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How Does the M2 Chip Compare to the M1, M1 Pro, M1 Max, or M1 Ultra?
January 25, 2023

How Does the M2 Chip Compare to the M1, M1 Pro, M1 Max, or M1 Ultra?

Reading Time: 5 minutes

The second generation of Apple silicon is here with the M2 chip, but how does it compare to the existing M1 lineup?

During the WWDC event in June 2022, Apple unveiled the M2 chip, ushering in the second generation of Apple silicon chips. Being a second-generation chip, you’d expect the M2 to outperform most, if not all, of its predecessors. However, is that really the case?

Let’s compare the M2 chip with the entire M1 range to see if that hypothesis holds any truth. We’ll cover everything: the CPU and GPU, memory and bandwidth, performance, and other important details that you should consider.

CPU and GPU Cores

All Apple silicon chips use the company’s unified memory architecture, which places the CPU, cache, neural engine, GPU, security, and more on a single chip, translating to faster communication. At the heart of the M2 chip is an eight-core CPU with four high-performance cores clocking at 3.49GHz and four power-efficient cores clocking at 2.06GHz.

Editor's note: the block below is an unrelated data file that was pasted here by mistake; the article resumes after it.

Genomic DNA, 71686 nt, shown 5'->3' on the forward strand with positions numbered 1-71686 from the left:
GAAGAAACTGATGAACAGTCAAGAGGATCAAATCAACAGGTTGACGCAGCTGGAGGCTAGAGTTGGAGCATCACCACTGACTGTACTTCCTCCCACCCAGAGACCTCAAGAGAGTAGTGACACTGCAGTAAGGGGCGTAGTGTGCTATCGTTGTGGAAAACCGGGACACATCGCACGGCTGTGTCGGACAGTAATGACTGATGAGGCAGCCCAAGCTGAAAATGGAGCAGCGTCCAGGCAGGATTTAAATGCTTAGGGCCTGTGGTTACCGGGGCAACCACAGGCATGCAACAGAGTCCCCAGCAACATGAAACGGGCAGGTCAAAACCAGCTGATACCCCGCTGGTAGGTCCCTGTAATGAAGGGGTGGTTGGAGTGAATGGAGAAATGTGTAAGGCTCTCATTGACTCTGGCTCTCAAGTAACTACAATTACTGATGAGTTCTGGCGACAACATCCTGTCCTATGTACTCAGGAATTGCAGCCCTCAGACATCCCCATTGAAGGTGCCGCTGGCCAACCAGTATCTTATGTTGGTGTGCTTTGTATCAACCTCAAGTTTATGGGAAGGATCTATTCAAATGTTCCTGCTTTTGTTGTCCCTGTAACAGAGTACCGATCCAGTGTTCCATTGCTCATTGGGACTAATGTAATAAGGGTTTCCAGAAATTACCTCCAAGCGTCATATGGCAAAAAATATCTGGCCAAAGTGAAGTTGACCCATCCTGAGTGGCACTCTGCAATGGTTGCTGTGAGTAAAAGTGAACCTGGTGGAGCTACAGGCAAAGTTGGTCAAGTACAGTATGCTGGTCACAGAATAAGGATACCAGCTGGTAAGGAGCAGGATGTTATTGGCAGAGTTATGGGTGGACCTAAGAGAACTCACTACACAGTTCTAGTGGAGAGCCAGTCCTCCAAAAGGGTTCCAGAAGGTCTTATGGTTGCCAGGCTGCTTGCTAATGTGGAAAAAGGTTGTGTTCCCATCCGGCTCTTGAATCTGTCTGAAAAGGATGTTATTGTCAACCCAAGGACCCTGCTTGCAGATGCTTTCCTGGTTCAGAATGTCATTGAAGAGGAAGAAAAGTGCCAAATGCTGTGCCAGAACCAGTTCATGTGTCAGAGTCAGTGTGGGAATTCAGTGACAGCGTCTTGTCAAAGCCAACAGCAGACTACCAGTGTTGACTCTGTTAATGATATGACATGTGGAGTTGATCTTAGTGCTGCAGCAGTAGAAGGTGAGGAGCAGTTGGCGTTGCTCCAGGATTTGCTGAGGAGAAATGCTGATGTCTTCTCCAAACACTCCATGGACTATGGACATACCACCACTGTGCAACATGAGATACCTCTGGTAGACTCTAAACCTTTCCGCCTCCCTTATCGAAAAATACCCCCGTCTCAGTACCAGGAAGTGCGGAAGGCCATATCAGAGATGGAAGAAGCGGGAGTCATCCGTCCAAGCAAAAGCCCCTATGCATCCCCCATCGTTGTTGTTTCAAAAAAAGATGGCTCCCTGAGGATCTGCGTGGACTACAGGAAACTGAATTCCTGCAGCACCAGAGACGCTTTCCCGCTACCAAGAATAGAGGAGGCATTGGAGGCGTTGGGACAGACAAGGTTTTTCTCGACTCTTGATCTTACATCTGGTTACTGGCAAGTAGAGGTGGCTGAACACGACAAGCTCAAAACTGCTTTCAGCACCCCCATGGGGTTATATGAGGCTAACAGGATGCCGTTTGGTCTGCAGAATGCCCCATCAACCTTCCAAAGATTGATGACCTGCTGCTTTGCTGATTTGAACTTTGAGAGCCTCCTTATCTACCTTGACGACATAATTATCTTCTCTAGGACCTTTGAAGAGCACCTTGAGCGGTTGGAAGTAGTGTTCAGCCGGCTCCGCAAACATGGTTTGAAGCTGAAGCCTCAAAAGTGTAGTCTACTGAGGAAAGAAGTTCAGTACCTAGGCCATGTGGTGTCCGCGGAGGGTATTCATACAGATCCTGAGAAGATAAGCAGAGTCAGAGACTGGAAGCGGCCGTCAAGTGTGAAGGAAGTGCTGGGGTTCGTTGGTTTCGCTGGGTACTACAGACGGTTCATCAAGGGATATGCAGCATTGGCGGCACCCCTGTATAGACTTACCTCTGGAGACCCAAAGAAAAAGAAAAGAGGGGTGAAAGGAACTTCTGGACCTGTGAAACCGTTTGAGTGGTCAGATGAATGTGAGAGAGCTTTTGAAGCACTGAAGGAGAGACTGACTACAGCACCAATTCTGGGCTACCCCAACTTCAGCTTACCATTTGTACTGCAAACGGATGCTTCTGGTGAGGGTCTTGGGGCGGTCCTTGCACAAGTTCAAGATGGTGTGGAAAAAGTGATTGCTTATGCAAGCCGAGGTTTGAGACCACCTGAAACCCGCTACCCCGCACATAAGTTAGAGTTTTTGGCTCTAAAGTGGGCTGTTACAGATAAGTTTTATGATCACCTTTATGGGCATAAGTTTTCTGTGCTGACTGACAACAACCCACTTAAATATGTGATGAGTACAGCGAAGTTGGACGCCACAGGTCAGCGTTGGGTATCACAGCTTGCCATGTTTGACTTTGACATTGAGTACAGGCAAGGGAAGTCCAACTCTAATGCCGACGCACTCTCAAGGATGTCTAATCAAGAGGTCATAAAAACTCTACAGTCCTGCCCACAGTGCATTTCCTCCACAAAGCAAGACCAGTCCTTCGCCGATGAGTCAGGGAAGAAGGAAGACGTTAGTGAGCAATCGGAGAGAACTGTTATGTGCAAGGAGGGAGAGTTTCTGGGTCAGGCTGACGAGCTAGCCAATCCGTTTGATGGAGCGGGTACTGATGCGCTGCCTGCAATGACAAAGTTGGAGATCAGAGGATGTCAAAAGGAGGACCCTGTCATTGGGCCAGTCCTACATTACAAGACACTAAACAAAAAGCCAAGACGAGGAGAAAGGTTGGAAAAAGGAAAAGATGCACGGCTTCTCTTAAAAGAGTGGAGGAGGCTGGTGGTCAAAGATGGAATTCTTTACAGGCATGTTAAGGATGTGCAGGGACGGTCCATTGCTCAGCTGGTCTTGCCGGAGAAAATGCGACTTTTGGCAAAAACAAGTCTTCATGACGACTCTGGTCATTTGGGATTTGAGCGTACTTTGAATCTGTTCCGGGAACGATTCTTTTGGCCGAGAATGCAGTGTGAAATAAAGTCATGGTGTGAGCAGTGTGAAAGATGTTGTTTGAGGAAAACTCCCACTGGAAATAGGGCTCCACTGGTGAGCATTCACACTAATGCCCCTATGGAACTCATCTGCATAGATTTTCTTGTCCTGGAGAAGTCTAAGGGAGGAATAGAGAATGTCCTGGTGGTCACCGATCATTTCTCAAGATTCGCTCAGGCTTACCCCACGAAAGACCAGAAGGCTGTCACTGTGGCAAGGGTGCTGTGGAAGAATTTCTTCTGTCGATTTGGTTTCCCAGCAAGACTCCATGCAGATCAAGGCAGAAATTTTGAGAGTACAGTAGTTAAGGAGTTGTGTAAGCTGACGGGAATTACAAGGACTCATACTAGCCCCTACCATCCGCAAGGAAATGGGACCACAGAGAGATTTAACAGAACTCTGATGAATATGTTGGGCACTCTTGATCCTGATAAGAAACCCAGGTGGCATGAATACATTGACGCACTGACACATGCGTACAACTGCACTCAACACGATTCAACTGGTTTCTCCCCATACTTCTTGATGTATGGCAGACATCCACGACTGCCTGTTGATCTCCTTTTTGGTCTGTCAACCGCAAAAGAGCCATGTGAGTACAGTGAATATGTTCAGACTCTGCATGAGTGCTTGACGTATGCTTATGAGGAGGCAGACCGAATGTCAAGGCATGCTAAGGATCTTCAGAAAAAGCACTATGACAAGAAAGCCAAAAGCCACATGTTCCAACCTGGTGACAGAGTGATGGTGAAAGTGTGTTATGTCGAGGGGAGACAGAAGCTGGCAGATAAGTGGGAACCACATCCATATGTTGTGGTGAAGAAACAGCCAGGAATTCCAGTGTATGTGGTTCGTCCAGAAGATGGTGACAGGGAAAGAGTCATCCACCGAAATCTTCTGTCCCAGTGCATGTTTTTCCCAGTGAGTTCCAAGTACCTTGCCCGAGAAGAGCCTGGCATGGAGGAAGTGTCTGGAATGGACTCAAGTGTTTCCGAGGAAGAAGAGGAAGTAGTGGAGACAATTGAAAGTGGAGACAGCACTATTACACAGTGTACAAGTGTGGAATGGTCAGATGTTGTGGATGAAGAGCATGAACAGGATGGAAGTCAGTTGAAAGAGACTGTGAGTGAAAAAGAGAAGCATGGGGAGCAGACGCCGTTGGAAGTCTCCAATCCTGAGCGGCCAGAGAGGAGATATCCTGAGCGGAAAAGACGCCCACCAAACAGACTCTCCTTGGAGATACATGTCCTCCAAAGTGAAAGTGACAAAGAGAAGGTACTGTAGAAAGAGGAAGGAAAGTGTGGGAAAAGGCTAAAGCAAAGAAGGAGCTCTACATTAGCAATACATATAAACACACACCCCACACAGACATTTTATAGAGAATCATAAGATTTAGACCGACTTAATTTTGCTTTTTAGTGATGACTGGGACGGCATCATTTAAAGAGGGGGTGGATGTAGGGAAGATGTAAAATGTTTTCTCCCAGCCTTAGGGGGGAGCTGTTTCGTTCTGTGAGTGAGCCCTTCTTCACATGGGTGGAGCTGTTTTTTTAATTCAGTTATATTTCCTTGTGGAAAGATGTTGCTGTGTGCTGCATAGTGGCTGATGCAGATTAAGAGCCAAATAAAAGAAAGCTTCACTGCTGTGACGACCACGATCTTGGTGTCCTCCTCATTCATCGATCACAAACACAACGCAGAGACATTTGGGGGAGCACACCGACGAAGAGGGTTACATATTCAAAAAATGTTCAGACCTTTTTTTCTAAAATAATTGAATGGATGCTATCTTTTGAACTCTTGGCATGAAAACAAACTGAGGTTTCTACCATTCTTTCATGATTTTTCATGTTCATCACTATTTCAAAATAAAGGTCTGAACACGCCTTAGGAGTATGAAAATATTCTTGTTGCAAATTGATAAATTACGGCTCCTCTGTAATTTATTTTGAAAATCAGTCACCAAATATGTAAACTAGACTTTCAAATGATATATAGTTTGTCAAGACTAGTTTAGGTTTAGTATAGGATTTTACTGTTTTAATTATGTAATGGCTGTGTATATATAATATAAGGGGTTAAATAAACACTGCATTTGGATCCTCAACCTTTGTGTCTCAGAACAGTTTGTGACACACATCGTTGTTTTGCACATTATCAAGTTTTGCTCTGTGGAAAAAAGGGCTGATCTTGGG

Efficiency cores are similar to the ones available in the base M1 chip. To stand out from the M1, the M2 packs two additional GPU cores, totaling 10.

The M1 Pro and M1 Max go a mile further than the M2, including a 10-core CPU and up to 16 and 32 GPU cores, respectively. The M1 Ultra, the biggest Apple silicon chip of all, boasts a 20-core CPU with up to 64 GPU cores. However, the M1 range has lower maximum CPU clock speeds relative to the M2.

Memory and Bandwidth

The memory bandwidth also varies and, as expected, the M1 Ultra still holds the crown with up to 800GB/s. It’s followed by the M1 Max (up to 400GB/s), M1 Pro (up to 200GB/s), M2 (100GB/s), and finally, the M1, with about 68GB/s. On the memory side of things, the M1 Ultra supports up to 128GB of unified memory, followed by the M1 Max with half as much.

The M1 Pro tops out at 32GB, 8GB more than the M2 at 24GB. The M1, on the other hand, being the smaller sibling, only supports up to 16GB of memory. And since Apple uses a unified memory architecture, you can’t upgrade your memory after purchasing a device. Therefore, before splurging, we advise that you consider the amount of memory you’ll need.